Elaine Welteroth, Teresa Younger, Shannan Reaze, Monica Simpson, Joanne Smith, Ava DuVernay and Tarana Burke attend the Ms. Foundation 30th Annual Gloria Awards at Capitale on May 3, 2018, in New York City.
Photo: Astrid Stawiarz (Getty Images for the Foundation for Women)

If the future is female, what of the present? Former editor-in-chief of Teen Vogue and now Black-ish writer and Ms. Foundation Gloria Awards honoree, Elaine Welteroth says, “As millennial women, we exist in this interesting intersection between the past and the future and we bridge generations. On one side, you have Gloria [Steinem] who has worked for generations to dismantle systems of inequity and then you have young people like Yara Shahidi and Marley Dias, rising up and rebuilding a new system. I see myself as a platform to connect these generations and now we’re working together to create the future we’ve been dreaming of. We’re going to live to see that come to pass.”

Thursday night was a great night to be black, brilliant and a woman. The Ms. Foundation’s 30th Annual Gloria Awards: A Salute to Women of Vision took place in New York City, with many of our faves in attendance.

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The Root’s very own, Danielle Young attended the event and got the chance to chat with Teresa C. Younger, president and CEO of the Ms. Foundation for Women. She told her, “We’re happy to announce that we are centering women and girls of color in our work, moving forward and tonight, all 6 honorees are black women. A little #BlackGirlMagic is going to be happening tonight. In order to make change in this country, in order to get go greater equity, we all have to be a part of it.”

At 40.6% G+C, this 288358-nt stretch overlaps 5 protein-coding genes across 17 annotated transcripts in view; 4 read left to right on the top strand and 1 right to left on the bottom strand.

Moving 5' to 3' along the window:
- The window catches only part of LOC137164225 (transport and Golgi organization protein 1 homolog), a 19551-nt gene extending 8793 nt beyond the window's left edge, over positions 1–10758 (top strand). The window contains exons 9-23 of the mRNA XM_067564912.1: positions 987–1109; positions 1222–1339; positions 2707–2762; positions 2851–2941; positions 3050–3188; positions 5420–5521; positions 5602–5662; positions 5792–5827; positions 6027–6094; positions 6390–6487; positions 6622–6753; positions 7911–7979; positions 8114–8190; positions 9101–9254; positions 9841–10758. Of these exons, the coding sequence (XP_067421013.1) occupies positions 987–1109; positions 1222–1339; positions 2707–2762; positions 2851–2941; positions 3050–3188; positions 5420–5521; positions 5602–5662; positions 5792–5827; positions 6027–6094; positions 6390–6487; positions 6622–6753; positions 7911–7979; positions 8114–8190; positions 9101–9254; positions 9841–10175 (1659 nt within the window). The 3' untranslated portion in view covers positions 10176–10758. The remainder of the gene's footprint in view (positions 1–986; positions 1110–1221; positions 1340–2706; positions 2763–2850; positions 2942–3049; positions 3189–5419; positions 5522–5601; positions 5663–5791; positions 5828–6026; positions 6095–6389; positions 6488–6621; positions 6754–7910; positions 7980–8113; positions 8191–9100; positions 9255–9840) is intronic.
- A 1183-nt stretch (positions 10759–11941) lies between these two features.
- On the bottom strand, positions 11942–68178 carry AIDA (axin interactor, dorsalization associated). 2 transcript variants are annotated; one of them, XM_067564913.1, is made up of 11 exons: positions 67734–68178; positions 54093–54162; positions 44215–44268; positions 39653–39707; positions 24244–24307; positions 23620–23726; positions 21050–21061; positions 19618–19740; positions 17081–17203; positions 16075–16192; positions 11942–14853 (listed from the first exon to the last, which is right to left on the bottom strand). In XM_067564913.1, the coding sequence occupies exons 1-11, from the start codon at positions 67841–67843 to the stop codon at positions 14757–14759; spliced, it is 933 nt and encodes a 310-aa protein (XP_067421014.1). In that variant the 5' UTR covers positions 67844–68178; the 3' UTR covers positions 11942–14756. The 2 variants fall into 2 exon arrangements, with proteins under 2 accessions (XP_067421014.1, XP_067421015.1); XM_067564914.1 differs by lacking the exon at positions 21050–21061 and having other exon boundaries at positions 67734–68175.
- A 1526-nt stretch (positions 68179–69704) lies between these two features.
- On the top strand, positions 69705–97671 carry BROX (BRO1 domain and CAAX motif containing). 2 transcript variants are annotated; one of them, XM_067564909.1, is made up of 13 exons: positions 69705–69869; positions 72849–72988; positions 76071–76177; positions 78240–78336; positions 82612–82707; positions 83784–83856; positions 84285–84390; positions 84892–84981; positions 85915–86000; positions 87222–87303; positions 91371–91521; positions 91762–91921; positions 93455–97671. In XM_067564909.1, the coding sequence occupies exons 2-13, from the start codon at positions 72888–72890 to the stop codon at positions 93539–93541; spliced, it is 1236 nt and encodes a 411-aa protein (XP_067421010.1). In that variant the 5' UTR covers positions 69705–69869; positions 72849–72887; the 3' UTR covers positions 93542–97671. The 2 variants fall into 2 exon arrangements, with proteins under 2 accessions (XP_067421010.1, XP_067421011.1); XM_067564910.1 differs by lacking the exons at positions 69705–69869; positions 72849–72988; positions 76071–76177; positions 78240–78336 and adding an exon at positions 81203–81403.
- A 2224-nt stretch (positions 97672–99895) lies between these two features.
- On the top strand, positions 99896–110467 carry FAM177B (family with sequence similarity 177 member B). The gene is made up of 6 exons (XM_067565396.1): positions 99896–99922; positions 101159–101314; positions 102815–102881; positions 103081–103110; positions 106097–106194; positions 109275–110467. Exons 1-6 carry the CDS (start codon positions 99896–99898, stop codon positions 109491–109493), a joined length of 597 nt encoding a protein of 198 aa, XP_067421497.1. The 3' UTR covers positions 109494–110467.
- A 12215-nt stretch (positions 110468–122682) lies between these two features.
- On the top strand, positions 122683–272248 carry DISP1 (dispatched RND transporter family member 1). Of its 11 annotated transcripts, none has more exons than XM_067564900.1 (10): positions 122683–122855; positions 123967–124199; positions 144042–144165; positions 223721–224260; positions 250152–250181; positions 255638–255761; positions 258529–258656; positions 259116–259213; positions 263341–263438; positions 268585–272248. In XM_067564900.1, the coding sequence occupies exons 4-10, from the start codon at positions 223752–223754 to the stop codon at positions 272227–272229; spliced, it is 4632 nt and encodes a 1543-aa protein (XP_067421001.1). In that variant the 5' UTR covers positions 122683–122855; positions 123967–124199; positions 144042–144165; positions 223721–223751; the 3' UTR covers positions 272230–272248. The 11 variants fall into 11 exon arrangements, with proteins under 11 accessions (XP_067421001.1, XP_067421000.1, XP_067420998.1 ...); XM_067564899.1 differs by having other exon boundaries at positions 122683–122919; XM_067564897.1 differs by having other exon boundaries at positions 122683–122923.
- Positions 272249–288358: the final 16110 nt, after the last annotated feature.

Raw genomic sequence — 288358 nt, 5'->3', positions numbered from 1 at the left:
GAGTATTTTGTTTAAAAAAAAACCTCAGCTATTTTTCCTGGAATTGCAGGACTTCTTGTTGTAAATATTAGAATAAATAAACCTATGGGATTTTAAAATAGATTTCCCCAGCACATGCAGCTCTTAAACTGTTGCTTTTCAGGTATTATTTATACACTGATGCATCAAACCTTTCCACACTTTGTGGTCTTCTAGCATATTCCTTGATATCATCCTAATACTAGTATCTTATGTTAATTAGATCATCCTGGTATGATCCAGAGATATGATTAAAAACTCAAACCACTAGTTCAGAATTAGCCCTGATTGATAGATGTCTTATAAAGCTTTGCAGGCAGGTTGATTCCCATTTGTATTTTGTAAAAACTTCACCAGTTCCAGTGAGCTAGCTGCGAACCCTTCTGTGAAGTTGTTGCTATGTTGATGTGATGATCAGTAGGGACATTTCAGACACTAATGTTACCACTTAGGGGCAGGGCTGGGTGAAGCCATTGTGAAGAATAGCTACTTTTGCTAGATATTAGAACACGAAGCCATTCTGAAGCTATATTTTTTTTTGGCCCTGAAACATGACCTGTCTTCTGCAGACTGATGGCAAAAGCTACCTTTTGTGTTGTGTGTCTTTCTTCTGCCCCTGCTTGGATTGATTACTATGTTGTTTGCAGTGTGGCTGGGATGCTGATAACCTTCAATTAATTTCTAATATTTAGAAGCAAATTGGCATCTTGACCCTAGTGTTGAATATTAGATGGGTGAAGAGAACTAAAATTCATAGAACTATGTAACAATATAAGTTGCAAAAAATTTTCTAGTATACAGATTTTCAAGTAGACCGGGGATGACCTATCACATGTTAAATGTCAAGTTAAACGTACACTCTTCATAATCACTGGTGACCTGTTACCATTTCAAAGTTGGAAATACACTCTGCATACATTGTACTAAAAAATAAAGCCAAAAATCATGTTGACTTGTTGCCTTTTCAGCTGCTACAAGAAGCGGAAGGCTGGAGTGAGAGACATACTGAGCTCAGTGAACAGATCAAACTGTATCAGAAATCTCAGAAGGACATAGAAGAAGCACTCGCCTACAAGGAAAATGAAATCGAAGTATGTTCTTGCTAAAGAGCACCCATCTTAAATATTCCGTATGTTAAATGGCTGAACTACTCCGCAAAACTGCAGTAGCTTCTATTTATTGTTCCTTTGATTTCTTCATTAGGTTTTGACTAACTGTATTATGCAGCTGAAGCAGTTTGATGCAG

Younger has always wanted to make the world a better place. From growing up as a Girls Scout in North Dakota to now being at the helm of the Ms. Foundation, she proves that there’s nothing black women can’t do!

This year, the Gloria Awards—so named for Ms. magazine co-founder and legendary activist Gloria Steinem—paid tribute to Academy Award-nominated director Ava DuVernay and award-winning journalist, Elaine Welteroth.

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Welteroth told The Root, “I don’t know that I can put into words what this means. It is beyond surreal. I’m giddy and energized,” As Young chatted with Welteroth on the red carpet, a choir of black women in all white walked through the room, singing in a beautiful harmony, draping their chat in literal black girl magic. “It is something that you never quite feel ready for or deserving enough of because these women have dedicated their whole lives to the struggle of women’s equality.”

Also honored were Monica Simpson of women-of-color reproductive-justice collective Sistersong, who says, “Black women have been the backbone of the feminist movement since the beginning of time. We can go back to the Combahee River Collective! It feels great that our leadership is being respected;” Shannan Reaze of Atlanta Jobs With Justice; Joanne Smith, founder and executive director of Girls for Gender Equity; and 13-year-old Marley Dias, the founder of #1000BlackGirlBooks.